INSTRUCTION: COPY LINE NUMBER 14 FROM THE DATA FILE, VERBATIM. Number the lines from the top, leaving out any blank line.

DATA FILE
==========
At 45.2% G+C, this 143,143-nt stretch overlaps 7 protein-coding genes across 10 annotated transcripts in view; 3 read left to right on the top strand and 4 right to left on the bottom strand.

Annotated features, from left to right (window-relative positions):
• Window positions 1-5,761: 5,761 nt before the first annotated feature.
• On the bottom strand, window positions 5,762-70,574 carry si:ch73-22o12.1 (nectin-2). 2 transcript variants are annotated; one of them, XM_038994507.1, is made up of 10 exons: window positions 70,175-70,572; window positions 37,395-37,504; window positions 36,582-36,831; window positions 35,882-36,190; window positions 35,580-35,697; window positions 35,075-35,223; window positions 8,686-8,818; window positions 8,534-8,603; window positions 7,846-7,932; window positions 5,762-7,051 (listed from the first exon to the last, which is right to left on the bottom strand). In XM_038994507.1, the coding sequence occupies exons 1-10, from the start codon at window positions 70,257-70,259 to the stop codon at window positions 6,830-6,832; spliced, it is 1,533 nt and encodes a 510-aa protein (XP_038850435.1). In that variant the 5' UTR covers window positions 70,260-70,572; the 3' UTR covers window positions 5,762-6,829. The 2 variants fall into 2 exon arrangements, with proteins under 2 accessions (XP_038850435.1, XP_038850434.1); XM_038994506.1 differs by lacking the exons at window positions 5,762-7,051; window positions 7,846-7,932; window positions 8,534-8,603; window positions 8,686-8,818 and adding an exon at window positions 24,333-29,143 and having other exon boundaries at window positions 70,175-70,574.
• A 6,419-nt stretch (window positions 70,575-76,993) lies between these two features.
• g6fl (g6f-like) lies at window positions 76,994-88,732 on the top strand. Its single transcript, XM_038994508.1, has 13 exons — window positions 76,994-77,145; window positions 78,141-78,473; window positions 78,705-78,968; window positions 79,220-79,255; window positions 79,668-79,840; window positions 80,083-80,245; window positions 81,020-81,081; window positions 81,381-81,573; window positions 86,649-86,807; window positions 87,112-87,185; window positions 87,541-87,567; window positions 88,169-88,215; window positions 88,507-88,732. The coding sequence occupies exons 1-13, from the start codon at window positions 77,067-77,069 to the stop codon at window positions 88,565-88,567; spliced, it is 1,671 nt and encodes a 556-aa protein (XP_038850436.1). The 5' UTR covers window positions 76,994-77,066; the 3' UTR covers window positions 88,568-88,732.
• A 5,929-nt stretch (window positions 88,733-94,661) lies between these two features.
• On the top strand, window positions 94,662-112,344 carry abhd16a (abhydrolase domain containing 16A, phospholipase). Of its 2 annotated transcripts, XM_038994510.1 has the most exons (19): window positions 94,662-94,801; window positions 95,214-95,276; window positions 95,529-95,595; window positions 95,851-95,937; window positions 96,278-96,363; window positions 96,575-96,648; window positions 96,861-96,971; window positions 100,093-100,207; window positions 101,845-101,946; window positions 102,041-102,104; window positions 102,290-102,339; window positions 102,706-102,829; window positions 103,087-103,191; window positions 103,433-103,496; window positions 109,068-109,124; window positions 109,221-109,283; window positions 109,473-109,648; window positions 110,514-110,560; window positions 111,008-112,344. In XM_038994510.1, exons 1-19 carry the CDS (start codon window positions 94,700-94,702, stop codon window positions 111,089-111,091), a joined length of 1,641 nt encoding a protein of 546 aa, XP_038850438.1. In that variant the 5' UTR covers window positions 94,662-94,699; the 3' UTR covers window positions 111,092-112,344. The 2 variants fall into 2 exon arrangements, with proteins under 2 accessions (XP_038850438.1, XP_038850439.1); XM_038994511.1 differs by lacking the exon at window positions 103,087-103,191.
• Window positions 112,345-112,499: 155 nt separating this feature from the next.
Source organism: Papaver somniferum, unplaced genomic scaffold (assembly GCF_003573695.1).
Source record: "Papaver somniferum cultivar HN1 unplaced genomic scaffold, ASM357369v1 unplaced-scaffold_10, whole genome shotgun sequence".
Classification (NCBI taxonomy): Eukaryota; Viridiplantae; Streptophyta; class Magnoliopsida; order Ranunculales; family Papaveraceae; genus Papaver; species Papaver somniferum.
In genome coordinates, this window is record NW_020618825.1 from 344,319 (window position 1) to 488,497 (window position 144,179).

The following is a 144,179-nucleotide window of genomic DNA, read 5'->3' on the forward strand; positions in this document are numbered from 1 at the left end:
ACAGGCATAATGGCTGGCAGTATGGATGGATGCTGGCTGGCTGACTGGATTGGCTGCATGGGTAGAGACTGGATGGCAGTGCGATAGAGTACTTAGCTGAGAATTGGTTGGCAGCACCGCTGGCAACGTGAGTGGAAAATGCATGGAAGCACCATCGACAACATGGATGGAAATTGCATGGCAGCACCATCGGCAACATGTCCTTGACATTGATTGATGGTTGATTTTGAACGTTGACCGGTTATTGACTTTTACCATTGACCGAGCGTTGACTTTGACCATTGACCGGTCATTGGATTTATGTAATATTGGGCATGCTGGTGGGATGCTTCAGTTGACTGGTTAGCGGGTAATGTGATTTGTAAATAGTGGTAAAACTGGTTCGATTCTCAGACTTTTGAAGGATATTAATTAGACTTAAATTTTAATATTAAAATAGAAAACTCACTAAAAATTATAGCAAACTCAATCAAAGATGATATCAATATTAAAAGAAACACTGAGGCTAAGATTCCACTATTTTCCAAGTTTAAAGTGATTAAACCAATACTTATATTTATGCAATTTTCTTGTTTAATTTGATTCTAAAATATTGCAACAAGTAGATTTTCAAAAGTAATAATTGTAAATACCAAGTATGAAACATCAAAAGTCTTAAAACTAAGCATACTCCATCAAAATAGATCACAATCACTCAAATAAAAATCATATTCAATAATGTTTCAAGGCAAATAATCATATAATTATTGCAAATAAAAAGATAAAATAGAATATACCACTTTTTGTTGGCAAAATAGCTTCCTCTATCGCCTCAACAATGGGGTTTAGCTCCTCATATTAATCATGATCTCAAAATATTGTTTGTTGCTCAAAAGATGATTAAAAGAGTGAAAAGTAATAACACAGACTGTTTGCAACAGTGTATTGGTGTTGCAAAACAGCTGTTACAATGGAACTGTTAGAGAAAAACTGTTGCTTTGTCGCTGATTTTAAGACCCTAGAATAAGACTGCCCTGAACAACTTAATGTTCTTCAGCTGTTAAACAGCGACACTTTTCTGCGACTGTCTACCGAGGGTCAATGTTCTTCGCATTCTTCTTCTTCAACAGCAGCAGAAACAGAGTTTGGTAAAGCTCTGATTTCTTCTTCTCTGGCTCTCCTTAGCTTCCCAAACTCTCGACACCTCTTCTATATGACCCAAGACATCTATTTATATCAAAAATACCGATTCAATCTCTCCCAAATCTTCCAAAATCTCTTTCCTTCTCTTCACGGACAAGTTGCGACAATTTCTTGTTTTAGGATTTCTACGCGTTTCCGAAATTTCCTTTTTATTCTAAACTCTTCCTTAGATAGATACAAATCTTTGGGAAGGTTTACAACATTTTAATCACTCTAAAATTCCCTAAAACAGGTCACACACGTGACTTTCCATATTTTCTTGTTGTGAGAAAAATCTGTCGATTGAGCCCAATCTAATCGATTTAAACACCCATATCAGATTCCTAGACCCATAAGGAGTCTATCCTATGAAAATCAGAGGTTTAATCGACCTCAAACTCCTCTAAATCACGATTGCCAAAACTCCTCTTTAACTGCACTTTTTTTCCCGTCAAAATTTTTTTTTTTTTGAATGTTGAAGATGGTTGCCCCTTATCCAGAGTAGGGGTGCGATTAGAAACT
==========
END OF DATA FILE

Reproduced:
The following is a 144,179-nucleotide window of genomic DNA, read 5'->3' on the forward strand; positions in this document are numbered from 1 at the left end: